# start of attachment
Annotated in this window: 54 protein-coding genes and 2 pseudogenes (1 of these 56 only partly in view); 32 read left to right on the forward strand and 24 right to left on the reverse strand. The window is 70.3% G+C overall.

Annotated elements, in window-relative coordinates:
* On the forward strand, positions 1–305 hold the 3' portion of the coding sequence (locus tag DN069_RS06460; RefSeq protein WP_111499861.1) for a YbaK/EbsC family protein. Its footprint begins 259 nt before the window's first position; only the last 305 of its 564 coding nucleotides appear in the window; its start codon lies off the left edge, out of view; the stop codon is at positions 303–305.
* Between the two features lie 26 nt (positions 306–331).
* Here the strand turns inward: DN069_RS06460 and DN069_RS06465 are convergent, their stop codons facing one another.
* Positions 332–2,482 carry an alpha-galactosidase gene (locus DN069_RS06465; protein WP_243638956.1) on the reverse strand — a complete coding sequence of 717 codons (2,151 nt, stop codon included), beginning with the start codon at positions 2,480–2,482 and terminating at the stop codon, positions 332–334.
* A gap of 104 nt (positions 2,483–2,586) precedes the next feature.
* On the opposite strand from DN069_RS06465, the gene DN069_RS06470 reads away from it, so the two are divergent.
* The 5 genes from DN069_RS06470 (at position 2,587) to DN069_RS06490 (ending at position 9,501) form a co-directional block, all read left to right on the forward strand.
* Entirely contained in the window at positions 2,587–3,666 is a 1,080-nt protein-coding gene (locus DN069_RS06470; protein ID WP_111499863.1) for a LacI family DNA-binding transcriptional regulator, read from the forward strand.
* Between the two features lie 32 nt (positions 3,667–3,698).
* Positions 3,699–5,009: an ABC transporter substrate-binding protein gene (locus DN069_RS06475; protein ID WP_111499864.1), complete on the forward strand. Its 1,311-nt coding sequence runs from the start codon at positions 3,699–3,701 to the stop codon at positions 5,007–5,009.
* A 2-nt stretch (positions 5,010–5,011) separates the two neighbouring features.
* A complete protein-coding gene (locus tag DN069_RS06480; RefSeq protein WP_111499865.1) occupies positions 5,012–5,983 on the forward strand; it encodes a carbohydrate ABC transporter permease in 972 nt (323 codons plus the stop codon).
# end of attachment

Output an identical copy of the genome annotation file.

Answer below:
Annotated in this window: 54 protein-coding genes and 2 pseudogenes (1 of these 56 only partly in view); 32 read left to right on the forward strand and 24 right to left on the reverse strand. The window is 70.3% G+C overall.

Annotated elements, in window-relative coordinates:
* On the forward strand, positions 1–305 hold the 3' portion of the coding sequence (locus tag DN069_RS06460; RefSeq protein WP_111499861.1) for a YbaK/EbsC family protein. Its footprint begins 259 nt before the window's first position; only the last 305 of its 564 coding nucleotides appear in the window; its start codon lies off the left edge, out of view; the stop codon is at positions 303–305.
* Between the two features lie 26 nt (positions 306–331).
* Here the strand turns inward: DN069_RS06460 and DN069_RS06465 are convergent, their stop codons facing one another.
* Positions 332–2,482 carry an alpha-galactosidase gene (locus DN069_RS06465; protein WP_243638956.1) on the reverse strand — a complete coding sequence of 717 codons (2,151 nt, stop codon included), beginning with the start codon at positions 2,480–2,482 and terminating at the stop codon, positions 332–334.
* A gap of 104 nt (positions 2,483–2,586) precedes the next feature.
* On the opposite strand from DN069_RS06465, the gene DN069_RS06470 reads away from it, so the two are divergent.
* The 5 genes from DN069_RS06470 (at position 2,587) to DN069_RS06490 (ending at position 9,501) form a co-directional block, all read left to right on the forward strand.
* Entirely contained in the window at positions 2,587–3,666 is a 1,080-nt protein-coding gene (locus DN069_RS06470; protein ID WP_111499863.1) for a LacI family DNA-binding transcriptional regulator, read from the forward strand.
* Between the two features lie 32 nt (positions 3,667–3,698).
* Positions 3,699–5,009: an ABC transporter substrate-binding protein gene (locus DN069_RS06475; protein ID WP_111499864.1), complete on the forward strand. Its 1,311-nt coding sequence runs from the start codon at positions 3,699–3,701 to the stop codon at positions 5,007–5,009.
* A 2-nt stretch (positions 5,010–5,011) separates the two neighbouring features.
* A complete protein-coding gene (locus tag DN069_RS06480; RefSeq protein WP_111499865.1) occupies positions 5,012–5,983 on the forward strand; it encodes a carbohydrate ABC transporter permease in 972 nt (323 codons plus the stop codon).